The Comptroller and Auditor General (C&AG) – Seamus McCarthy – informed the committee that there was a variety of assets that could not be accounted for.

The document says that he explained that the department was different to most public service organisations as it operated farms and research centres as part of its remit.

On the asset register, “location was not recorded for some assets”, the report states.

It is also stated that the department informed the committee that there were two components to its fixed assets register project: firstly, to determine the exact number of assets the department owns across its various locations and facilities; and secondly, to develop a system to ensure that this issue “does not re-occur in the future”.

‘Recurring issues’

The C&AG also drew attention to the level of non-compliant procurement in the department.

It states that in 2017 the department entered into 38 contracts – worth €5.6 million – that did not comply with procurement rules.

The C&AG informed the committee that non-compliant procurement was “a recurrent issue” for the department. Members sought information on the control mechanisms the department used during the procurement process.

The department informed the committee that it had established a central procurement unit and that every division in the department had a procurement liaison officer.

It informed the committee that the level of non-compliance was “decreasing” and that its aim was to eradicate non-compliant procurement “within two to three years”.

‘Unsatisfactory’

Although under its conclusions and recommendations, the PAC committee states that it is of the view that the Department of Agriculture is “working to rectify” the deficiencies identified, the committee also notes that four of the seven recommendations from its report have “yet to be implemented”.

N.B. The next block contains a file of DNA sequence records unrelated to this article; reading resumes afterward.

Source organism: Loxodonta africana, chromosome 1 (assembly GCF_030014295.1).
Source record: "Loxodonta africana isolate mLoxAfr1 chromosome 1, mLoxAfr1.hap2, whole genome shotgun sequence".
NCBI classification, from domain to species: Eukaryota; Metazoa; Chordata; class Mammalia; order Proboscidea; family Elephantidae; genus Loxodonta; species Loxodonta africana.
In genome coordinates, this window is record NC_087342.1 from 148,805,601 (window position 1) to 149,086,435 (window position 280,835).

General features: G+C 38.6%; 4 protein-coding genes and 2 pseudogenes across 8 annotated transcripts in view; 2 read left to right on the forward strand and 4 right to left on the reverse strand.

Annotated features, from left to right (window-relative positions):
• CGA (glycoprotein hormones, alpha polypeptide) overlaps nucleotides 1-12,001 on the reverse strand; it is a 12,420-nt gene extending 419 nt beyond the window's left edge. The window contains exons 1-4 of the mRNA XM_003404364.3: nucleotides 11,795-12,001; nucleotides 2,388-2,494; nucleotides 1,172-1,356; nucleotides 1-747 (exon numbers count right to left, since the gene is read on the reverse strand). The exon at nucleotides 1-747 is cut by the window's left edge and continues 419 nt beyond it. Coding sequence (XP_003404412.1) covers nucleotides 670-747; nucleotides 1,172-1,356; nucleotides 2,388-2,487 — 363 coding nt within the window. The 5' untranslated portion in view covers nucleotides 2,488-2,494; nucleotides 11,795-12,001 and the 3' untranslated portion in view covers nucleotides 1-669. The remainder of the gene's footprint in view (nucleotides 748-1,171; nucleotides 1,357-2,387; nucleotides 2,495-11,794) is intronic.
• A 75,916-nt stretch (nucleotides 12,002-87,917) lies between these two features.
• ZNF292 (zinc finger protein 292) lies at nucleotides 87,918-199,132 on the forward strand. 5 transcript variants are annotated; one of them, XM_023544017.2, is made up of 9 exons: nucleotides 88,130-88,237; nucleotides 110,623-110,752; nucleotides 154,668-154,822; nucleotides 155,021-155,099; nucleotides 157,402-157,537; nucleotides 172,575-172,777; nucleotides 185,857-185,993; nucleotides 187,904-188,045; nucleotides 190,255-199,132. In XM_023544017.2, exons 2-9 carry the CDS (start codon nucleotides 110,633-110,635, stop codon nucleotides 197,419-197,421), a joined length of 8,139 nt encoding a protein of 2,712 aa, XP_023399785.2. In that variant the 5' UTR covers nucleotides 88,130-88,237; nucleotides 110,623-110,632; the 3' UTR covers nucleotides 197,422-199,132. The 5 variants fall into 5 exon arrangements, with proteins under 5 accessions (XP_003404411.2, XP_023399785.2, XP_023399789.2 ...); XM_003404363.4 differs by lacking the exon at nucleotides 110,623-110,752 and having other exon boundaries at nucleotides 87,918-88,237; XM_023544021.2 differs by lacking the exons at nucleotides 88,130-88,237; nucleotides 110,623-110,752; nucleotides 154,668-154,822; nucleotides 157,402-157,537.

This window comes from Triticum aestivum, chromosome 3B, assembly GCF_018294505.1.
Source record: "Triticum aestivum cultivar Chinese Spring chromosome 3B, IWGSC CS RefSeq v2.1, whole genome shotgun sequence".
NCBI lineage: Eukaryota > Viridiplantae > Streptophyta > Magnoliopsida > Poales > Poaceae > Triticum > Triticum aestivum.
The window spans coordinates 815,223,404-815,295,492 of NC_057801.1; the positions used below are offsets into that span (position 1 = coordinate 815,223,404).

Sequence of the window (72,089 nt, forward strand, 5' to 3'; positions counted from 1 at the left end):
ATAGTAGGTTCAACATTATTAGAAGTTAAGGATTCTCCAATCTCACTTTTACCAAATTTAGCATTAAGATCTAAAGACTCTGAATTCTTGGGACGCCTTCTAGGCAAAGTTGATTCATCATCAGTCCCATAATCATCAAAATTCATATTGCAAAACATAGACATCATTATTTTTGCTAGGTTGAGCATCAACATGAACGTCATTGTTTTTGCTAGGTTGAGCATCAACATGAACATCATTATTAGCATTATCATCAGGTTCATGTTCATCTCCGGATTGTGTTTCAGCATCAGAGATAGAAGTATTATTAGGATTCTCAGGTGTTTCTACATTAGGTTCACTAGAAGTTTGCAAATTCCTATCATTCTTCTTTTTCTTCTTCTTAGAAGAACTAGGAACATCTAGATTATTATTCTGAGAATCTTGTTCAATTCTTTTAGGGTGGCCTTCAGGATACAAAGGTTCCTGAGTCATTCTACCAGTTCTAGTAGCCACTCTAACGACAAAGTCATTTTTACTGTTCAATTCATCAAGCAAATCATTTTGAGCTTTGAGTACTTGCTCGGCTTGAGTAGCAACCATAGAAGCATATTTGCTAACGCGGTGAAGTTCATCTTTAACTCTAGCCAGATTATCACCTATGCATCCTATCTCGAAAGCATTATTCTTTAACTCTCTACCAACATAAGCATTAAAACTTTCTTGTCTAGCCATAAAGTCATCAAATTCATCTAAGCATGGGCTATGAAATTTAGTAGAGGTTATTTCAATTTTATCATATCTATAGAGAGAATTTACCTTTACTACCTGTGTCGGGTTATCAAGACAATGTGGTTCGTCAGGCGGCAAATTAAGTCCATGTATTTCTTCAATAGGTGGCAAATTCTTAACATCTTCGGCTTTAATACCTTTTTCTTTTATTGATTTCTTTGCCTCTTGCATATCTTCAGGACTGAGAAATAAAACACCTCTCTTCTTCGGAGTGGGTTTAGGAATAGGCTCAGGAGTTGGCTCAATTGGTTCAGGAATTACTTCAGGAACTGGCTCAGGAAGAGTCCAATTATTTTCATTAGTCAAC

The committee recommends that the remaining recommendations from the C&AG report are implemented in full in 2020.

It states that the absence of a comprehensive asset management register in the department indicates “a lack of oversight” regarding the management of state property.

The committee recommends that the department completes its project to establish a comprehensive database of all state assets in its possession “without delay”.

The number of non-compliant procurement contracts, worth €5.6 million, entered into by the department in 2017 is described as “unsatisfactory”.

In conclusion, the committee recommends that all steps are taken to ensure that all departmental contracts adhere to procurement rules and that non-compliance in the department is eliminated by the end of 2022 – as indicated by the department.

Background

The information above is taken from the Oireachtas Public Account Committee’s seventh periodic report, which focuses primarily on matters arising from engagements of the PAC from April 2019 to July 2019.

The committee examined financial statements audited, and matters reported on, by the C&AG.

For the period under review, the committee met with witnesses from 12 different Government departments and agencies including: the Department of Agriculture; the Central Statistics Office; the Environmental Protection Agency; An Garda Síochána; the Department of Finance; and others.